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Tuesday, 20 December 2011

:: EmERGING pATTERNS OF cONTaCT, 1200 BCE - 1000 CE : :

     Historian do enjoy finding evidence that crucial aspects of the human experience started earlier than we once thought, as noted in the previous chapter. This part of their effort to elucidate the past and to bring it alive by making it unexpectedly relevant to more recent interests. Thus historians of medieval Europe, intrigued by the popularity of the Renaissance, long ago began to find " renaissance" in the 12th century. Modern mass consumerism, once thought to be a product of the Industrial Revolution later in the 19th century turns out to have started in Europe in the 17th-18th centuries well before industrialization and now historians are discovering consumer revolutions as early as the 14th century.

    The sexual revolution hailed or lamented in the 1960s turn to have started in the 1940s and 1950s and so it goes on. The list of revisions of initial statements of origin in the history of virtually every topic and every region is a long one.Sometimes the resulting findings are superficial or debatable sometimes ( as with consumerism) they seriously reoroent the ways we think about the past and about the causation of major change.

    World historians with their deep and growing interest in contact have devoted creative energies to uncovering and highlighting trade and other connections relatively early in human history. One result is the wide awareness of the so-called Silk Road ( more properly Roads) and the fascination with the exchanges and trade centers that formed its core.Indeed, the sil Road has probably won too much attention to the detriment of an awareness of other arguably equally important contact routes well before modern times.If this means that at least a brief survey of early patterns forms an important part of the backdrop to more in depth analysis of globalization in historical perspective then the implication is clearly valid.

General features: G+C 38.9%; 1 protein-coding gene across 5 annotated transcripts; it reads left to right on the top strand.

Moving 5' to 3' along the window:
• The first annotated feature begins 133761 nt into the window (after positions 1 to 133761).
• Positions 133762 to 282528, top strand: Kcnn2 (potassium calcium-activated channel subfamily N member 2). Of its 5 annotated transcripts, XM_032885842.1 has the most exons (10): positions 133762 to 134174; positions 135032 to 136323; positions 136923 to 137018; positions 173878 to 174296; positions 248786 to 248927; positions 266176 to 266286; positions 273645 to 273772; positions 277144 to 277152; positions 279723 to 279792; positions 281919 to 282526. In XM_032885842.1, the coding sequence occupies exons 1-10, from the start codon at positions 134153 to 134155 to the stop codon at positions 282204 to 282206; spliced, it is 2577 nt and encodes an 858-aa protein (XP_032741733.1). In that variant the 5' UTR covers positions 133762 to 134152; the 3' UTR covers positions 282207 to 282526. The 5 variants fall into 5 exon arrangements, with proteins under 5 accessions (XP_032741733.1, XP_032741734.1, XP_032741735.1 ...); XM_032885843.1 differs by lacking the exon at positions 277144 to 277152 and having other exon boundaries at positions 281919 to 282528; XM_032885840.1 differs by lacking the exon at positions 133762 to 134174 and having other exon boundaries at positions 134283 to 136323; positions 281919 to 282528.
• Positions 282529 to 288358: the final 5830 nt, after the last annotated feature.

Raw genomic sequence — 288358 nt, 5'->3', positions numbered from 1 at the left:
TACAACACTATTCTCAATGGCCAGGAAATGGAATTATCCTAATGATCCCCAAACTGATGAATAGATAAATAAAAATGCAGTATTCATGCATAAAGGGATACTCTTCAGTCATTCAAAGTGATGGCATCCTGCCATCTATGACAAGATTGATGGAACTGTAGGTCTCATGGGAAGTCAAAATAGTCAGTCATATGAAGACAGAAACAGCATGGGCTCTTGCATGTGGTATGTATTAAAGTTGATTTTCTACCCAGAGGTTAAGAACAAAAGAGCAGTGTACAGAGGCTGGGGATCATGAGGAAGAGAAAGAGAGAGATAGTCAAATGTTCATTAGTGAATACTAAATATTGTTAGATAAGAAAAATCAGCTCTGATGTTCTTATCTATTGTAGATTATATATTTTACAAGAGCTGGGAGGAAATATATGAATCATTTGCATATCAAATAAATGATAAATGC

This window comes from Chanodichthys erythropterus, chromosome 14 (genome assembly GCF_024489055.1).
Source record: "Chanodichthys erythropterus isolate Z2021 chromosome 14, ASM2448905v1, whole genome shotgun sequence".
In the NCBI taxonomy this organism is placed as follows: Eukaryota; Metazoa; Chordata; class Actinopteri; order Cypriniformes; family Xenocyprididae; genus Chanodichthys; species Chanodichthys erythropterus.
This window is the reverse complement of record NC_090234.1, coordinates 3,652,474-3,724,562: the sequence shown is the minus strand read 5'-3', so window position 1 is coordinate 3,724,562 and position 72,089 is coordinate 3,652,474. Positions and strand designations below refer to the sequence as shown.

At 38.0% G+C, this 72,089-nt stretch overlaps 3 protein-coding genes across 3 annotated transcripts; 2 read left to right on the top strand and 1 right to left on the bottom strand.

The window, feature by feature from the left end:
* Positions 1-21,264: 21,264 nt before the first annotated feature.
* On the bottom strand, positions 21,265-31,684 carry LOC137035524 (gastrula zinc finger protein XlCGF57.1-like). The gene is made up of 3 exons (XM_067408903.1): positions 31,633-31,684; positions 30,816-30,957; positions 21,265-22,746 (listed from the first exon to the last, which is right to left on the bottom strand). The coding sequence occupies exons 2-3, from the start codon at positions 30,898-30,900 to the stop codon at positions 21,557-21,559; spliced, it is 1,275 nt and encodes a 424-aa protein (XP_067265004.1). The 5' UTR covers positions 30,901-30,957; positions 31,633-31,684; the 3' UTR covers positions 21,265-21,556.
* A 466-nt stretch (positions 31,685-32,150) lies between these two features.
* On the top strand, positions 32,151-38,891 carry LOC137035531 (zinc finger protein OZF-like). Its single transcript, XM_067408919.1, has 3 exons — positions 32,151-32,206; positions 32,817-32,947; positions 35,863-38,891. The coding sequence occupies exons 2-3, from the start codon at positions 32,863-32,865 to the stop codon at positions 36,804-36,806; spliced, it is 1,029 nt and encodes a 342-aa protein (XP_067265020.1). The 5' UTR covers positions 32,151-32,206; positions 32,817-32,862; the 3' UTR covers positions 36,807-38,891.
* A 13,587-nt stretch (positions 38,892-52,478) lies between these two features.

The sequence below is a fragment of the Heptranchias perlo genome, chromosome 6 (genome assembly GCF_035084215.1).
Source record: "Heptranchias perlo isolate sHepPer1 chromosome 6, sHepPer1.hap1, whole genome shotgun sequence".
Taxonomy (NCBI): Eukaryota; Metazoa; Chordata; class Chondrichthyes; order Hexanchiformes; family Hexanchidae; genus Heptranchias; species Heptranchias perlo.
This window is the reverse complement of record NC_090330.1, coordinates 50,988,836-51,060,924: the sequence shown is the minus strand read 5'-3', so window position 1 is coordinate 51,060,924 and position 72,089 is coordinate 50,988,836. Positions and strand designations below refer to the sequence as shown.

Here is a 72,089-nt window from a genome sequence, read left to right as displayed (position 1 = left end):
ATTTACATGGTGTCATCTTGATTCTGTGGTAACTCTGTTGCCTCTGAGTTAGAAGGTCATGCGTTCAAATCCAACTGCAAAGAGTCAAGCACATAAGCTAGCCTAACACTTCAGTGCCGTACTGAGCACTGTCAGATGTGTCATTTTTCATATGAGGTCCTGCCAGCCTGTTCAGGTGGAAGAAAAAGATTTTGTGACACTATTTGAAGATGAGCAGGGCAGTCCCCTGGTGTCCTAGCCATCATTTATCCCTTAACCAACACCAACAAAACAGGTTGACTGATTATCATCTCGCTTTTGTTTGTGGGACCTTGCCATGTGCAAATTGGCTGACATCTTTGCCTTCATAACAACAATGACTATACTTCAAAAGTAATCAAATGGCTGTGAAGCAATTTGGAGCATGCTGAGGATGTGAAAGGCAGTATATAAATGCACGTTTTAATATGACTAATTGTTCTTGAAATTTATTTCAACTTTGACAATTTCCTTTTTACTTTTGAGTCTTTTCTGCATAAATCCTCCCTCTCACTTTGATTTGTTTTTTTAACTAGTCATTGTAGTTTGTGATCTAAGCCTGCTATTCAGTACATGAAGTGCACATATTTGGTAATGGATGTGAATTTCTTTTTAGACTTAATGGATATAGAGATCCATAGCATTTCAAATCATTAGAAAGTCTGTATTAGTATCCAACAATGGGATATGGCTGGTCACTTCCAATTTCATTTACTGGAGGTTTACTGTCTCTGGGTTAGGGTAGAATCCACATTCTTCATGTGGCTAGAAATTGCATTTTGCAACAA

The big contact challenge for most regions before 1000CE, amid pervasive localism was to build network within larger regions like the Mediterranean basin or the Middle East that would facilitate trade and cultural and political exchange. Effort to reach beyond the larger regions though they did exist had only passing significance for the vast majority of the human population.

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